On December 15, 2015, Chris Sheridan reported “Dwight Howard is extremely unhappy in Houston playing second fiddle to alpha dog James Harden.” He furthers that the Miami Heat are currently focused on obtaining Demarcus Cousins, but if they cannot achieve that, “Heat president Pat Riley is going to turn Whiteside into the best available center he can find. Not only does Howard fit that bill, he also would be placed back in position to be an alpha dog for the first time since he left the Sunshone [sic] State after the 2011-12 season.”
Dan Feldman of NBC Sports claimed that Houston is concerned about Howard’s ability to opt-out of his contract this summer and already has a viable replacement center in Clint Capela, thus suggesting that Houston would be willing to trade Dwight.
Regardless, talking to Jonathan Feigen of the Houston Chronicle, Howard said that the reports of him being “extremely unhappy…” “lies.” This prompted Chris Sheridan to defend his source followed by Rockets coaches defending his role on the team.
The accuracy of these trade rumors are dubious at best. On one hand, it makes logical sense for the Rockets to attempt to get something out of Howard in case he leaves. On the other, Houston’s biggest hope to return to NBA prominence is through Howard. Thus, this article will ask the question, what is Howard’s value in this league?
First, nine out of the top ten lineups who have played at least 100 minutes play with a traditional center.
Figure 1 via NBA.com/stats
The issue, though, is when the number of minutes played is reduced to 50, another picture emerges.
Figure 2 via NBA.com/stats
Now, you may be asking yourself, most of those teams also play with a traditional center, so “why does that matter?” The answer to that question is because the best NBA lineup that has played at least fifty minutes does not play with one traditional center. Thus, when a team is valuing Howard, they need to keep that in mind.
This gets even more important, because when you carefully examine the first list, there are only six teams with a traditional post-up center. The second list has eight, though, which could be a refutation. In summation, a good center in today’s NBA will have to be able to guard both small-ball and traditional lineups.
With that said, let’s examine how Dwight measures up as a perimeter defender and post defender. I will begin by using the data from last season, due to the back injury Howard suffered this year.
Figure 3 via NBA.com/stats
What this means is that, last year, the opponent shot better from every spot on the floor against Dwight other than shots inside ten feet. For comparison’s sake, during the playoffs last year, Timofey Mozgov’s percentage difference on shots inside ten feet was -9.6%. That means teams shot 9.6% worse with Mozgov guarding them inside of ten feet than they did on a regular basis. Dwight Howard’s difference last season was -4.1%. Thus, a starting caliber but not all-star level center was actually better defensively within ten feet of the hoop than Howard.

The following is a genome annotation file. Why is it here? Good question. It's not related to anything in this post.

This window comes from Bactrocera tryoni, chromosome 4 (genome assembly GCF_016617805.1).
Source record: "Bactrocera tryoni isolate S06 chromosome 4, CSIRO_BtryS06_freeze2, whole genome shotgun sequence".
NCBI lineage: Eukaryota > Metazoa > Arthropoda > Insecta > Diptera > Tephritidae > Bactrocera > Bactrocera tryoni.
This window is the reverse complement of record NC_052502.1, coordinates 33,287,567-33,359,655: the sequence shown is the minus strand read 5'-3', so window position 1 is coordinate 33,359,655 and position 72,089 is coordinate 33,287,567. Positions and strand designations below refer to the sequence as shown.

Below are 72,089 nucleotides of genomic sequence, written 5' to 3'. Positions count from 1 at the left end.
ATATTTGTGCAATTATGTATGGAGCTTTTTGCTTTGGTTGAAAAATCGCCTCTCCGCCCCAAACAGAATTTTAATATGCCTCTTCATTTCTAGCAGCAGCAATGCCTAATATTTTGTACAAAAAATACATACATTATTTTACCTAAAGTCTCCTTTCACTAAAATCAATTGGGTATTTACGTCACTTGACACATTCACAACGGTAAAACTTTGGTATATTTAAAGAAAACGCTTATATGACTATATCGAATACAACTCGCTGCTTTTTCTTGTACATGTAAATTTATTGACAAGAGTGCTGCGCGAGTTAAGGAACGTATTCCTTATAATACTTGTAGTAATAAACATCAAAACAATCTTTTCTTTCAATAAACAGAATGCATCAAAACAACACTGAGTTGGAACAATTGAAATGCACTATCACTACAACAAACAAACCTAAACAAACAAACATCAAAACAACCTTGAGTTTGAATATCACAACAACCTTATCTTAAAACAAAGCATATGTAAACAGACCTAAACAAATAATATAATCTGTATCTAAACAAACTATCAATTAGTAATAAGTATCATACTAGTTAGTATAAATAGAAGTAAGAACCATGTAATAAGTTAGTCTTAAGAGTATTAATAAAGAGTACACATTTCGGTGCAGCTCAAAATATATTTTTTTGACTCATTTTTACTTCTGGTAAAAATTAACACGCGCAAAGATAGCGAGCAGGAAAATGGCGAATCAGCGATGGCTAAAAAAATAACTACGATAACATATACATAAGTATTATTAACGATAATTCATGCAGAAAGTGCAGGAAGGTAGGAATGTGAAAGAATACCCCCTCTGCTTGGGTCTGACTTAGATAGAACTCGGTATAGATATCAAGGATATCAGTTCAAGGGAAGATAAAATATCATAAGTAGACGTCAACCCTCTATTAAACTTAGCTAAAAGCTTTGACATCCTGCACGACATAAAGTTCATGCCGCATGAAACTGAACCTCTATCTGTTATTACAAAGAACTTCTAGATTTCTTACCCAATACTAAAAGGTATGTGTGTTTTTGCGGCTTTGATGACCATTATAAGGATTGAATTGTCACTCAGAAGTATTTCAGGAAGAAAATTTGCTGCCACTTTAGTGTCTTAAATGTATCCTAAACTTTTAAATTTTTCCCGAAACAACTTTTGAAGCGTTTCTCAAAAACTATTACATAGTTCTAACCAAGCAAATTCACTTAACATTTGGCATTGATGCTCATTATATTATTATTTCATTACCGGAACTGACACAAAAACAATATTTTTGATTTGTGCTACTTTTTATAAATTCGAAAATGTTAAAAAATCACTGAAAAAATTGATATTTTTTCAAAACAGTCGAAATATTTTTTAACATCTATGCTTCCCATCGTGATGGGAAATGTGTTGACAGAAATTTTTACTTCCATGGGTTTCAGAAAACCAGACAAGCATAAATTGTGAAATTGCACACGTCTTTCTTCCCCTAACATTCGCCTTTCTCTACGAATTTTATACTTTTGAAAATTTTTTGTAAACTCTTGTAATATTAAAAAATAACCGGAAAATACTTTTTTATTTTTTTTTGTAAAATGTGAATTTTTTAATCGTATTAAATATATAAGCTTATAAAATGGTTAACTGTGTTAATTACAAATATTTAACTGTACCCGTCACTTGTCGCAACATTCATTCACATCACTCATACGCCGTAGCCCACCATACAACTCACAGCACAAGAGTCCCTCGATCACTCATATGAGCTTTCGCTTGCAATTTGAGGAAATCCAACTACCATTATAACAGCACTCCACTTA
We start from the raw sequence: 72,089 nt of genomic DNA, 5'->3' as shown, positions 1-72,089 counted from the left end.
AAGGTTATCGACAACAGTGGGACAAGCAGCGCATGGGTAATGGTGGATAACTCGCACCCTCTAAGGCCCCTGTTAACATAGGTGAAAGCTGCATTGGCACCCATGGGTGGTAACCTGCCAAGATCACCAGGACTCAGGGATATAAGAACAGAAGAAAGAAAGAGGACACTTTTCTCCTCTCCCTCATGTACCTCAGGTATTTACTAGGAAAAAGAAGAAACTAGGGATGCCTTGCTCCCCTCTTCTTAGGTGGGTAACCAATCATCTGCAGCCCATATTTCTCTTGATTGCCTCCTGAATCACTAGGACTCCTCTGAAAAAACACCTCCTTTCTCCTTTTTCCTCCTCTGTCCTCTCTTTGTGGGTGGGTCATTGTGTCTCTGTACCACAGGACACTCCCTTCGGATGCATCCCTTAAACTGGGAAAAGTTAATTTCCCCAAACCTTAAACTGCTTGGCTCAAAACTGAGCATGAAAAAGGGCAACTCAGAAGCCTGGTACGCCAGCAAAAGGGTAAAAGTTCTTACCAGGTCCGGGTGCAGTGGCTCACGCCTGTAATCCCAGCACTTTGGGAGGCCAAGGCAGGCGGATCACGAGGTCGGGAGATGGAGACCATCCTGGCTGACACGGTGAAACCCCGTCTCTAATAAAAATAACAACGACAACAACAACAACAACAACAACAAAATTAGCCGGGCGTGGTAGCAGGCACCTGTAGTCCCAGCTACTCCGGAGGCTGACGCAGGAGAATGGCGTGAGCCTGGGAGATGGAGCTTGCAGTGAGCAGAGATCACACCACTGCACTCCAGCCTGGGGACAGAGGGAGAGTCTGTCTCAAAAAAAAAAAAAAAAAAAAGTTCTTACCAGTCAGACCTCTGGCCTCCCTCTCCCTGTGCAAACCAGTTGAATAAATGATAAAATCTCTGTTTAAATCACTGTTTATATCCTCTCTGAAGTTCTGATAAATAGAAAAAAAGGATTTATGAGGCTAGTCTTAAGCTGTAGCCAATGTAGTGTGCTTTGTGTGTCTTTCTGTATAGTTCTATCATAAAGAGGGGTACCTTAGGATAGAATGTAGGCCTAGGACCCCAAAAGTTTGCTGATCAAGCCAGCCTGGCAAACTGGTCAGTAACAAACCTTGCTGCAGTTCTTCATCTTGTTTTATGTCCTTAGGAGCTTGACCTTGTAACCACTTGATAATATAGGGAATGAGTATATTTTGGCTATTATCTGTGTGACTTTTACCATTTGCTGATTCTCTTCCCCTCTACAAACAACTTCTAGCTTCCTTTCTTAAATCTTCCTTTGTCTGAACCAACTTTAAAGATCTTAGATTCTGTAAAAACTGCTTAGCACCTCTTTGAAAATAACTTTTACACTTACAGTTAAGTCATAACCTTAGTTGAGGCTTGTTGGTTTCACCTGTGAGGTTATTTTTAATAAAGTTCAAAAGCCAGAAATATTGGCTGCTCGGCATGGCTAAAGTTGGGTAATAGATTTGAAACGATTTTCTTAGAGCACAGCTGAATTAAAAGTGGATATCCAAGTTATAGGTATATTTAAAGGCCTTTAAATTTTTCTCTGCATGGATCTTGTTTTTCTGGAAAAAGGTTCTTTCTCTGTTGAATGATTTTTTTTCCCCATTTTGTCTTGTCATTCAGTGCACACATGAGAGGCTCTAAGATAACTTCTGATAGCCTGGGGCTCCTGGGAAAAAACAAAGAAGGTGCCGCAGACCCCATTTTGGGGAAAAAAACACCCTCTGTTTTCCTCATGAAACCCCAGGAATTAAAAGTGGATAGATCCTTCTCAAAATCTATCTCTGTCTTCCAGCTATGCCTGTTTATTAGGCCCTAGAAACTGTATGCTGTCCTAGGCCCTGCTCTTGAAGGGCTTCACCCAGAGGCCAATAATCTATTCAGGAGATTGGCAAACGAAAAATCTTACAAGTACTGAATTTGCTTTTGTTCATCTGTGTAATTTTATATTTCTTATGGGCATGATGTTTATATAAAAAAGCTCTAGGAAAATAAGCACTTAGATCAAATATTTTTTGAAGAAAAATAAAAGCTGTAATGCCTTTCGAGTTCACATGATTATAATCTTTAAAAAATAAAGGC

The most revealing aspect of that chart is that opponents’ shoot ten percent better against Howard outside of fifteen feet than they do regularly. For a league that has an increasing number of “stretch big men” that is highly problematic.
A look at this year’s metrics is interesting:
Figure 4 via NBA.com/stats
Dwight Howard’s statistics this season have actually flipped. He is much worse inside ten feet, however, is doing a better job defending midrange and three-point shots. This is probably a result of the back issues and being unable to be physical in the post. As I watch the Rockets-Lakers game tonight, Reggie Miller put it best, “Howard needs to play post-to-post, not free-throw line to free-throw line.” The reason this is important is because only 28.6% of Dwight Howard’s opponents’ shots come from outside of fifteen feet.
Thus, for a player that over the past two years has been, at best, a mediocre defensive player, how has his offense been? This season Dwight Howard is averaging 6.9 touches per game inside the painted area and is shooting 65.1% on field-goal attempts from the painted area. Here is the issue, though, he only passes on 11.7% of these post opportunities. That is the 12th worst percentage of all active NBA centers.
Figure 5 via NBA.com/stats
Figure 6 via NBA.com/stats
Thus, when you compare the Centers who receive the top-ten touches inside the painted area per game, Dwight Howard does nothing special. He is a well-below average passer inside the painted area and an above average scorer.
Consequently, due to Dwight Howard’s at best mediocre defense, and slightly above average offense, his value in today’s NBA is limited. Perhaps a team like Boston, who lacks any sort of interior presence, could utilize Howard. Regardless, it seems difficult to believe that any NBA team would attempt a mid-season trade to snag the man who once dressed up as Superman during an NBA dunk contest.